Some moments are so firmly imprinted in your memory that when you call them up, decades later, they feel as recent as something that happened a few years ago. One of those moments for me happened when I was a new college freshman; full of optimism, ready for all kinds of possibilities, dreaming of what I could do and be.
There were a lot of conversations with new friends. We were all standing together on the frontier of undiscovered country. Could anything be more exhilarating? One evening, after sharing some of our dreams and aspirations, I turned to my soon to be best friend and said, “Let’s promise each other we’ll never settle. Let’s promise that we’ll always go for what we want, and not settle for something less.”
In that moment, we committed to ourselves, and to each other. She went on to single-mindedly pursue her course of studies, began her post-college career, and create a life that has been original, creative, and full of living.
Despite my optimism, I was already plagued with self-doubts and misgivings about trusting my desires. That fueled the fears lurking behind everything I considered doing. Instead of keeping my promise to go for what I really wanted, I began to settle and compromise.
I settled through the next four decades.
I spent years living on the fringes of my authentic life. If you’d asked what I really wanted to be doing, I would have told you it was all about being creative; as a writer, a designer, a problem solver, an organizer, an idea generator, an innovator…
I did a lot of things. I worked in specialty retail. I tried direct sales. I’ve worked in a bookstore, and a library. And even though each of those gave me a way to dip into my creativity, none of them were the creative life I longed for.
The other common thread in everything I tried was the possibility of connecting heart to heart with the people I served. Every life is a story in the making, chapter by chapter, with an unexpected plot twist guaranteed to be waiting on the next page.
That love of personal stories, combined with an instinct for heart healing and nurturing, led to life coaching. Not only was it a livelihood that felt like a fit, it allowed me to work from home and be with my young children. But, Dear Reader, it was a long way from the creative life I had always imagined living.
Eventually, this kind of dissonance in life becomes insupportable. Something breaks. It will be your health, your relationships, your quality of life, or your livelihood. It will be something. For me, it was the work. One day, I just quit. I shut it all down and stepped away. I let the soil I’d been trying to till for so long go fallow.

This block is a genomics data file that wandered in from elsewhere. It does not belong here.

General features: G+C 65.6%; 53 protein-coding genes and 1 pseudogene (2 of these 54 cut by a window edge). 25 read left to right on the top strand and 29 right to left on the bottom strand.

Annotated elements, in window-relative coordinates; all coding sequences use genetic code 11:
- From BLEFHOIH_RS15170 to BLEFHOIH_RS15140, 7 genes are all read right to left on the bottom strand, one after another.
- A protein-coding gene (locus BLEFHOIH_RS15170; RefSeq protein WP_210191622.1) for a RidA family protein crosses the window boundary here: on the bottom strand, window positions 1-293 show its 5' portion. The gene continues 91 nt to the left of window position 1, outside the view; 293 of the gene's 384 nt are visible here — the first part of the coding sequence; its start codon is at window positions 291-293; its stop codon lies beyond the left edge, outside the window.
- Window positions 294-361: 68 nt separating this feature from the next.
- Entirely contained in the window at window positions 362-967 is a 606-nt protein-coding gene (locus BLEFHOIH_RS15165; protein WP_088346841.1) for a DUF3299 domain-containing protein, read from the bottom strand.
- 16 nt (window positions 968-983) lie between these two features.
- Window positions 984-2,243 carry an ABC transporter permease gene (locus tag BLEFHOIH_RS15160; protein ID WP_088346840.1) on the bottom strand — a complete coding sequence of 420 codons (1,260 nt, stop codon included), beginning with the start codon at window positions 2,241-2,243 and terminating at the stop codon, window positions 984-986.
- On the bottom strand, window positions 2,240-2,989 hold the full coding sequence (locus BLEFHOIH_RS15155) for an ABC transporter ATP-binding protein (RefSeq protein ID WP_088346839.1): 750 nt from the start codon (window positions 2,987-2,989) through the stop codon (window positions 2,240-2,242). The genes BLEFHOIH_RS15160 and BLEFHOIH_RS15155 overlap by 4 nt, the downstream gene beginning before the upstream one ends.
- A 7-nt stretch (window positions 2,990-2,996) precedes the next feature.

If you know anything about growing things, you know that soil needs time to replenish itself in order to produce plentifully. And it helps if you aren’t trying to grow something that’s ill-suited to the soil you keep putting it in.
I think of life as being circular. We all come back eventually to where we started. We come back to what we know. The clues and essence of our authenticity are to be found there, in our beginnings. For me, it’s always been the drive to create. What is it for you? What is it that’s true for you, no matter what?
So I came full circle. I was that person who had a secret identity as a creative; a secret I kept for most of my life. I don’t really know why it took me so long to give myself over fully to the creative life. Fear is the most likely culprit. All kinds of phantom beliefs of what would or wouldn’t happen if I came clean.
Now, as a woman with several decades of life behind me, my children out on their own, my mom I took care of no longer in this world, I am unencumbered. I find myself no longer interested in the inauthenticities that used to fill my days.
I want what I Really Want. Not what’s just enough, or will get me by, or what I’m willing to tolerate as a mediocre life. I want the full-on creative life.
And I want to share what I’m creating with you, my beautiful friend. I want to celebrate with you as you create your own version of a well-lived life. This is mine. What’s yours?
We all begin where we begin; and there’s no progress without beginning. I’m going all in. I hope you will too.